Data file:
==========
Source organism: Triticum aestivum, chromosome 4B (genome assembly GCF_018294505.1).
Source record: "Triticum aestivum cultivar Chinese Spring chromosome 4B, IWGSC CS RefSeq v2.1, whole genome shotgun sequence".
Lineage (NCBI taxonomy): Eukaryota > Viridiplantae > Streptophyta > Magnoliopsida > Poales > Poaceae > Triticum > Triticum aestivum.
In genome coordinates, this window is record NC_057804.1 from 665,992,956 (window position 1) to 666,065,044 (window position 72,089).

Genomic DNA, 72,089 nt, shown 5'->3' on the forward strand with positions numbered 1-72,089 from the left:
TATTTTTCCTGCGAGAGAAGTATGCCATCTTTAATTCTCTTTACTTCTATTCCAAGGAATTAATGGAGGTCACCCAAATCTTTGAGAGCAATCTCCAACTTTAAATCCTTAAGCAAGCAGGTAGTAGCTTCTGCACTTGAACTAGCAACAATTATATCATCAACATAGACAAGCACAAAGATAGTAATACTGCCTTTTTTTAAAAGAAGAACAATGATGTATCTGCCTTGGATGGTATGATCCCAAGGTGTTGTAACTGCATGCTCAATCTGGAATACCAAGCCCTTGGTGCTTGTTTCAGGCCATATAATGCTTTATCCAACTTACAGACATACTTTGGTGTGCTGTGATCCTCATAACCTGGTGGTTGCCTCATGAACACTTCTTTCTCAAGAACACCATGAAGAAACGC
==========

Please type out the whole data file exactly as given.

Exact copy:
Source organism: Triticum aestivum, chromosome 4B (genome assembly GCF_018294505.1).
Source record: "Triticum aestivum cultivar Chinese Spring chromosome 4B, IWGSC CS RefSeq v2.1, whole genome shotgun sequence".
Lineage (NCBI taxonomy): Eukaryota > Viridiplantae > Streptophyta > Magnoliopsida > Poales > Poaceae > Triticum > Triticum aestivum.
In genome coordinates, this window is record NC_057804.1 from 665,992,956 (window position 1) to 666,065,044 (window position 72,089).

Genomic DNA, 72,089 nt, shown 5'->3' on the forward strand with positions numbered 1-72,089 from the left:
TATTTTTCCTGCGAGAGAAGTATGCCATCTTTAATTCTCTTTACTTCTATTCCAAGGAATTAATGGAGGTCACCCAAATCTTTGAGAGCAATCTCCAACTTTAAATCCTTAAGCAAGCAGGTAGTAGCTTCTGCACTTGAACTAGCAACAATTATATCATCAACATAGACAAGCACAAAGATAGTAATACTGCCTTTTTTTAAAAGAAGAACAATGATGTATCTGCCTTGGATGGTATGATCCCAAGGTGTTGTAACTGCATGCTCAATCTGGAATACCAAGCCCTTGGTGCTTGTTTCAGGCCATATAATGCTTTATCCAACTTACAGACATACTTTGGTGTGCTGTGATCCTCATAACCTGGTGGTTGCCTCATGAACACTTCTTTCTCAAGAACACCATGAAGAAACGC